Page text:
Glove Use and HAIs

If our staff are constantly using gloves, shouldn’t that impact HAIs?

Certainly! Glove use is a vital tool in the toolbelt of HAI prevention, just as hand washing guidelines and hand sanitizing stations are tools. No single item or protocol, however, can be used alone to provide total security against pathogen transmission. The CDC1 notes that gloves can “reduce hand contamination by 70 percent to 80 percent” when used appropriately, though managing and maintaining appropriate use is, unsurprisingly, fraught with complications.

If you contaminate a glove, it has prevented a pathogen from getting on your hands. This does not, however, prevent the pathogen from spreading from your glove to any person or item that you then touch. Glove use, then, must follow the same Standard Precautions2 and be held to the same rigors3 as ungloved hand hygiene. Additionally, gloves – like many other single-use PPE items – come with their own protocols for donning and doffing4 and can be expensive to maintain so that they are readily available in all sizes and in all appropriate areas. Further, continuous wear exacerbates pathogen transmissions in those scenarios where gloves are not readily available. A 2020 paper from the National Center for Biotechnology Information5 found that “The continued wearing of gloves during patient-related activities carries the risk of organism transmission, as the gloves touch many surfaces. Unexpectedly, almost one quarter of the observed risks for organism transmission occurred when contaminated gloves touched unused single-use items such as sterile dressings, syringes and equipment for venepuncture.” Another study, published in the American Journal of Infection Control6, found that “More than 44 percent of the gloved touch points were observed as contaminated, with all contaminated touches being with gloved hands.”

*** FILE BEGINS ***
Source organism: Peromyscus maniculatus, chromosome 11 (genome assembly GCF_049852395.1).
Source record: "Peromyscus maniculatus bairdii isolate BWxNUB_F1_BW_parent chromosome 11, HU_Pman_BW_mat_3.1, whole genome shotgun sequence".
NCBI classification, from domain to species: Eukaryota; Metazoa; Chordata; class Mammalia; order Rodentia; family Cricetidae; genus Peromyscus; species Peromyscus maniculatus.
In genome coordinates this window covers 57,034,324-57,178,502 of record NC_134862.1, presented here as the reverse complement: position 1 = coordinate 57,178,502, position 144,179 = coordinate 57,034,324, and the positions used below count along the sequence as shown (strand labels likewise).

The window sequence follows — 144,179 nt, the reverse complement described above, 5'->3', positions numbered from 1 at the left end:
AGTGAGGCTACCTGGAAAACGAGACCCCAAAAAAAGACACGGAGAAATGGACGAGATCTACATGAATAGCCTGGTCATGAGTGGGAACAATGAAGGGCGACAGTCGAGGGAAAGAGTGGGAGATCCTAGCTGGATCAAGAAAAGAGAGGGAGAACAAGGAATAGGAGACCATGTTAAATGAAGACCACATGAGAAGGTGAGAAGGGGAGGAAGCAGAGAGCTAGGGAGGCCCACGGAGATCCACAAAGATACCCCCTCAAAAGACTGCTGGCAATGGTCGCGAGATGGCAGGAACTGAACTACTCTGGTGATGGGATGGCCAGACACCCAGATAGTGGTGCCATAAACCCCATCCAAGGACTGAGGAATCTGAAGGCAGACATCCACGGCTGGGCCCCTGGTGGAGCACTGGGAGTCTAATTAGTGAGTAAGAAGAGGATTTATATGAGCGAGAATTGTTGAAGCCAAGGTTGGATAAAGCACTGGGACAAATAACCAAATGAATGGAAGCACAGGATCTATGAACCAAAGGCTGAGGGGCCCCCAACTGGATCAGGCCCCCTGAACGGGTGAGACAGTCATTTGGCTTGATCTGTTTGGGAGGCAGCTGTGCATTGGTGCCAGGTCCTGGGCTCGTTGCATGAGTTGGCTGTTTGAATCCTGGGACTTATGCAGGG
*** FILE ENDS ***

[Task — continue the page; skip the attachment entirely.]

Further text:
The use of gloves does not eliminate the need for hand hygiene. Likewise, the use of hand hygiene does not eliminate the need for gloves. A robust and effective Infection Prevention strategy requires multiple layers of coverage, including sterile processing, PPE use and hand sanitization policies, with each policy strengthening the others and providing comprehensive coverage to break the cycle of HAIs. 

If you’d like to see how adding a Mirador system into your Infection Prevention strategy can provide meaningful data to your teams – reducing infection transmission and manual tracking! – contact us today for a free consultation.

  1. cdc.gov.
  2. cdc.gov.
  3. Mirador Health Solutions, October 2022.
  4. cdc.gov.
  5. NCBI, September 2020.
  6. AJIC via Science Daily, September 2017.

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